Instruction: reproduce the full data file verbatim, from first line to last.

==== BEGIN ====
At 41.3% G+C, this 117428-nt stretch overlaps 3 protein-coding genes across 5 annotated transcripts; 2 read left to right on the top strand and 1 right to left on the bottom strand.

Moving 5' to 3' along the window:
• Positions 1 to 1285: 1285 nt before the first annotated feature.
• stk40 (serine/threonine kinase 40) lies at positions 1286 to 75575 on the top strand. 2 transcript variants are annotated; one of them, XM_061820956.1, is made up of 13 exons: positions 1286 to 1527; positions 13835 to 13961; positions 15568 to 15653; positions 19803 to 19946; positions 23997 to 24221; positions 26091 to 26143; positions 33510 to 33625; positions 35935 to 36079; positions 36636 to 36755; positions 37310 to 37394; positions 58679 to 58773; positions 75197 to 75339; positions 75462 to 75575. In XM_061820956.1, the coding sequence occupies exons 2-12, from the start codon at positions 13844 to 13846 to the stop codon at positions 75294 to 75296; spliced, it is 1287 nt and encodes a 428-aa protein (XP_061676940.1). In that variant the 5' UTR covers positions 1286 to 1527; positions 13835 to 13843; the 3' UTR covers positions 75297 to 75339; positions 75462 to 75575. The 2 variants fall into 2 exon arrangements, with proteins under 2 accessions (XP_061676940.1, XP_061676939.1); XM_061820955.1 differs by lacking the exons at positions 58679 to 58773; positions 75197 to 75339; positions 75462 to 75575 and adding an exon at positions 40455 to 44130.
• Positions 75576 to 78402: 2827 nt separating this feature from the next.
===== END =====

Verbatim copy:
At 41.3% G+C, this 117428-nt stretch overlaps 3 protein-coding genes across 5 annotated transcripts; 2 read left to right on the top strand and 1 right to left on the bottom strand.

Moving 5' to 3' along the window:
• Positions 1 to 1285: 1285 nt before the first annotated feature.
• stk40 (serine/threonine kinase 40) lies at positions 1286 to 75575 on the top strand. 2 transcript variants are annotated; one of them, XM_061820956.1, is made up of 13 exons: positions 1286 to 1527; positions 13835 to 13961; positions 15568 to 15653; positions 19803 to 19946; positions 23997 to 24221; positions 26091 to 26143; positions 33510 to 33625; positions 35935 to 36079; positions 36636 to 36755; positions 37310 to 37394; positions 58679 to 58773; positions 75197 to 75339; positions 75462 to 75575. In XM_061820956.1, the coding sequence occupies exons 2-12, from the start codon at positions 13844 to 13846 to the stop codon at positions 75294 to 75296; spliced, it is 1287 nt and encodes a 428-aa protein (XP_061676940.1). In that variant the 5' UTR covers positions 1286 to 1527; positions 13835 to 13843; the 3' UTR covers positions 75297 to 75339; positions 75462 to 75575. The 2 variants fall into 2 exon arrangements, with proteins under 2 accessions (XP_061676940.1, XP_061676939.1); XM_061820955.1 differs by lacking the exons at positions 58679 to 58773; positions 75197 to 75339; positions 75462 to 75575 and adding an exon at positions 40455 to 44130.
• Positions 75576 to 78402: 2827 nt separating this feature from the next.